Archives for posts with tag: fresh corn

In the early fall when tomatoes are piling up on the counter and the temperature dips lower a few times a day, I naturally turn to making pizza. If I put together the sourdough crust first thing in the morning I can have three pizzas ready by 6:30 or 7:00 PM in the evening. I keep a jar of sourdough starter in my refrigerator in a big glass former pickle jar. I use to to make biscuits and waffles and occasional batches of wolverine rolls, but my favorite thing to do with it is make pizza dough. If you use your sourdough starter at least once a week it stays in good shape to help your dough rise.

Original  unfinished watercolor painting of pizza with fresh figs.

Fig Pizza. 12″ x 12″ gouache on paper (unfinished painting). Sharyn Dimmick.

Because I bought a lot of figs on Saturday I pretty much knew I was going to make a fig pizza, or a pizza featuring figs and other seasonal ingredients. I had some corn, some fresh arugula, lots of red Jimmy Nardello peppers from last week’s farm box. This seemed like a good combination to me: a little sweetness from the corn, a little bitter and peppery green taste from the arugula, a little savoriness from the pepper, more sweetness from figs that would roast in the oven as the pizza cooked, the contrasting flavor and texture of mozzarella and Pecorino cheese.

Because my go-to pizza recipe makes three pizzas, I asked my family what they would like on their pizza. Bryan voted for a pesto pizza with fresh spinach. Mom likes more traditional pizzas: for her I used a spoonful or two of Prego, topped with a little mozzarella, a little Pecorino, some feta. She liked it but said that it tasted blah after the rich taste of the pesto pizza.

The fig pizza? I loved it. I loved having all those flavors going on in one slice of pizza. Was it an entree? Was it a dessert? Was it breakfast? It can be all of that. I have eaten it for dinner, for lunch, for a late-night after-rehearsal gotta-have-it meal. I ate the last of it for breakfast this morning. If there had been more I would have eaten another piece or two.

If you want to make this seasonal pizza, you will need sourdough starter. You can stir up sourdough starter in a few days, so if you do it today you might be able to make pizza by the weekend. The recipe that I got from the Cheese Board Collective Works calls for  3 and 1/4 cups bread flour, 1/2 cup of starter, 1 and 1/2 cups water and 1 and 1/2 tsp salt. I prefer to use 1 cup of whole wheat flour in the flour mixture (I sometimes feed my starter some whole wheat flour as well) and a scant tsp of kosher salt. Because I don’t usually have bread flour on hand I have to add extra unbleached flour, sometimes several times, but eventually the dough comes together.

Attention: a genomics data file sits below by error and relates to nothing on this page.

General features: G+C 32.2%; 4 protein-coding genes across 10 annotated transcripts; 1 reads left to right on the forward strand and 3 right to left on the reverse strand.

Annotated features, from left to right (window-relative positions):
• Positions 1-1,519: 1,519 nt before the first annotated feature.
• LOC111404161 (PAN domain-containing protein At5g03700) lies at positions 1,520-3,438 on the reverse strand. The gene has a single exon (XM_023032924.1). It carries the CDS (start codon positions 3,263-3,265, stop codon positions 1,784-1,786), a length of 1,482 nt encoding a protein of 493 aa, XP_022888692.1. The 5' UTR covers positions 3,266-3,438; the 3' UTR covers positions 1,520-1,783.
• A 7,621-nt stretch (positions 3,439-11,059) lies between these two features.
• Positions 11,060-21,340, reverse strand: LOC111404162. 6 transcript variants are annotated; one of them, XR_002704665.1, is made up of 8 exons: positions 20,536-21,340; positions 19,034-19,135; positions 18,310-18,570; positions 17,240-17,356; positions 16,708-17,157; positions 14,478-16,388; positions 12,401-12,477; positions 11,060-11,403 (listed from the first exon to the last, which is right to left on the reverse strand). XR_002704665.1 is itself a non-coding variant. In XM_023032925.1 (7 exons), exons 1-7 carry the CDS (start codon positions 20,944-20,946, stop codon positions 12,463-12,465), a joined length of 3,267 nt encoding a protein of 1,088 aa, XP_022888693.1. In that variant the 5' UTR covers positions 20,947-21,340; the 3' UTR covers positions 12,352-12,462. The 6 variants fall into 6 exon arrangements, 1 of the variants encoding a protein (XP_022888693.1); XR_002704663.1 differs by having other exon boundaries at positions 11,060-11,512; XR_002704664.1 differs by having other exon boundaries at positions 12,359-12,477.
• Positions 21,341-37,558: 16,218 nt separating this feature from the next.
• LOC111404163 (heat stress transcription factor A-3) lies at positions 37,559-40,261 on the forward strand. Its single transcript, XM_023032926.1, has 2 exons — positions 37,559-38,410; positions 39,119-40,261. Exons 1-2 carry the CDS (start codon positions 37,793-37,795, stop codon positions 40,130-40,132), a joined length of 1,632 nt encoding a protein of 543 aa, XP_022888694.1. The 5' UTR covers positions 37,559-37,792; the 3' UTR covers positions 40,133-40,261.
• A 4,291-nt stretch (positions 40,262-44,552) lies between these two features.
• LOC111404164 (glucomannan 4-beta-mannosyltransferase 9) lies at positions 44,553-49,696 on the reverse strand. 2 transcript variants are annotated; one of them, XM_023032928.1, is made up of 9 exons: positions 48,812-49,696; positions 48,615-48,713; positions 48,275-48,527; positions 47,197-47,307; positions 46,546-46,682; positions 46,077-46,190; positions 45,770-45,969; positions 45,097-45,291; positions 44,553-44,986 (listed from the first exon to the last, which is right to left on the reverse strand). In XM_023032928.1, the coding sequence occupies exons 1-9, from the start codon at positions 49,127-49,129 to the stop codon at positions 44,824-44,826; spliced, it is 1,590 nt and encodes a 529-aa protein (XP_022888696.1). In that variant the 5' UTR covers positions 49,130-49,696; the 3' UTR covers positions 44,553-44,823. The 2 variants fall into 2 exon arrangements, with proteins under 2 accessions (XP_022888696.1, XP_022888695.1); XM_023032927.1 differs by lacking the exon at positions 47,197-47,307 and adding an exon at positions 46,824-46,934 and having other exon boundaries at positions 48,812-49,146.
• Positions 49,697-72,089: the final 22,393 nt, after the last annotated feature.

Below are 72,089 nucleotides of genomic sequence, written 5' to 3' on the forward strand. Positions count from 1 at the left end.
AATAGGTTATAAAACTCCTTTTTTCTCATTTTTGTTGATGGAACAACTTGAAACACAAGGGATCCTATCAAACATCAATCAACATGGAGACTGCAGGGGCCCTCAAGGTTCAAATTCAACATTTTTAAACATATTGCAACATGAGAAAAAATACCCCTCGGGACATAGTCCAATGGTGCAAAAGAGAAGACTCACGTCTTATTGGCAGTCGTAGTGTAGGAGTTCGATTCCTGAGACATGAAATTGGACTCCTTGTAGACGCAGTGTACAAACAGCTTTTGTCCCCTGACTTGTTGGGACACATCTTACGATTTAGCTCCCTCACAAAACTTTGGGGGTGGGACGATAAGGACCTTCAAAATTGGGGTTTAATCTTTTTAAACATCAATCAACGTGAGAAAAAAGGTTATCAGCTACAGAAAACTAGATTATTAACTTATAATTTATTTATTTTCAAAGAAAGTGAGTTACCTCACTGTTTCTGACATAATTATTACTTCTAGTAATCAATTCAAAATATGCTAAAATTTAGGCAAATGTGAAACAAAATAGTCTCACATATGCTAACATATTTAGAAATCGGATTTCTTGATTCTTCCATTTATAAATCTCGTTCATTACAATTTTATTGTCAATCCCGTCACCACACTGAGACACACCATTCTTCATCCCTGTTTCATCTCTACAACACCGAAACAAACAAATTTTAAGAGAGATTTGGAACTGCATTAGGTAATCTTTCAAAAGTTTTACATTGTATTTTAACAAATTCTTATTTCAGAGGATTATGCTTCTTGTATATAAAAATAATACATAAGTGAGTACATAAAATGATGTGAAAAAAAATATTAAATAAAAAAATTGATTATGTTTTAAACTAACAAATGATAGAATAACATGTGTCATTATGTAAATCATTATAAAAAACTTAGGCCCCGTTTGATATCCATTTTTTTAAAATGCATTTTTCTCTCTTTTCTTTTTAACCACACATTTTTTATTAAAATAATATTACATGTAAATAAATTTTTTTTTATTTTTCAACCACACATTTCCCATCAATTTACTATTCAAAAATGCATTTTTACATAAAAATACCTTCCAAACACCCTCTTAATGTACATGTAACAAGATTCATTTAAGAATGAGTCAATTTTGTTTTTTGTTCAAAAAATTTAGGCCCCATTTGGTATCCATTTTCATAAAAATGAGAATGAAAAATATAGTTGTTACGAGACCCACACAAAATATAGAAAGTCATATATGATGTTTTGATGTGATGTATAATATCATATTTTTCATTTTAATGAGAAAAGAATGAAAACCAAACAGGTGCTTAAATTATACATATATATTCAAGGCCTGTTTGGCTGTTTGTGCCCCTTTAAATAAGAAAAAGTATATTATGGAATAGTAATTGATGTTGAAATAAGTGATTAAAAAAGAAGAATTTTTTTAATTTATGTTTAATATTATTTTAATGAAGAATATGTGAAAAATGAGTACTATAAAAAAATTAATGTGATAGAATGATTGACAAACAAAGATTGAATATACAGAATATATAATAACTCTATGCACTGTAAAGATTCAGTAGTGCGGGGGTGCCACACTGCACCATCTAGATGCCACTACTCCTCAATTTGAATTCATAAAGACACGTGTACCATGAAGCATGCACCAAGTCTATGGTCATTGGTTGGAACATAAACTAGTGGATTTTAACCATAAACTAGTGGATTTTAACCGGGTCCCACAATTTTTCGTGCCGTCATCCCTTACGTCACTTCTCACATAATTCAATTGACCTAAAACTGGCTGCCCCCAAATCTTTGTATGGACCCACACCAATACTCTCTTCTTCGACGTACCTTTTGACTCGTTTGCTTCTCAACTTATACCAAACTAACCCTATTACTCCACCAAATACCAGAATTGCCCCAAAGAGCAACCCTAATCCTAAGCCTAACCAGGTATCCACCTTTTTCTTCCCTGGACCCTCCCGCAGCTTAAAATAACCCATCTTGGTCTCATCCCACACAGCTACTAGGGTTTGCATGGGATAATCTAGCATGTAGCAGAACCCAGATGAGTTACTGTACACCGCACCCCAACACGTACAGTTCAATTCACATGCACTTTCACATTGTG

You can also make this with any other pizza crust that you like. For more details about working with sourdough pizza dough, see my previous post, “How to make thin-crust sourdough pizza.” Once you have your pizza dough risen, place a pizza stone in the oven and preheat your oven to 450 degrees. Then you need to divide the dough into three pieces, cover it and let it rest for twenty minutes. I form mine into a baguette-shaped log and cut it into even thirds, then shape each third into a small round.

While the rounds rest covered on the cutting board I grate or chop cheese. Frozen mozzarella slices more easily that it grates and the cheese gets crumbly from its time in the freezer. I grate hard cheeses, including Parmesan and Pecorino with a microplane. I mix the pound of mozzarella with a quarter to half-cup of grated cheese.

Taking one round at a time I make typing motions with my fingers, dimpling the dough. I rub my pizza pans with a little olive oil and transfer one round to each pan. Then I reach my wrists under the dough, pulling and stretching until I get a ten-inch circle.

Then it is time to assemble the pizza. I used green figs with pink centers, preparing them by cutting them into quarters and removing the stems. I started by putting a layer of the mixed cheese on top of the pizza crust. Then I cut the corn directly from the cob onto the cheese layer, sprinkled the arugula over it. I topped it with another layer of cheese, dotted with quartered figs.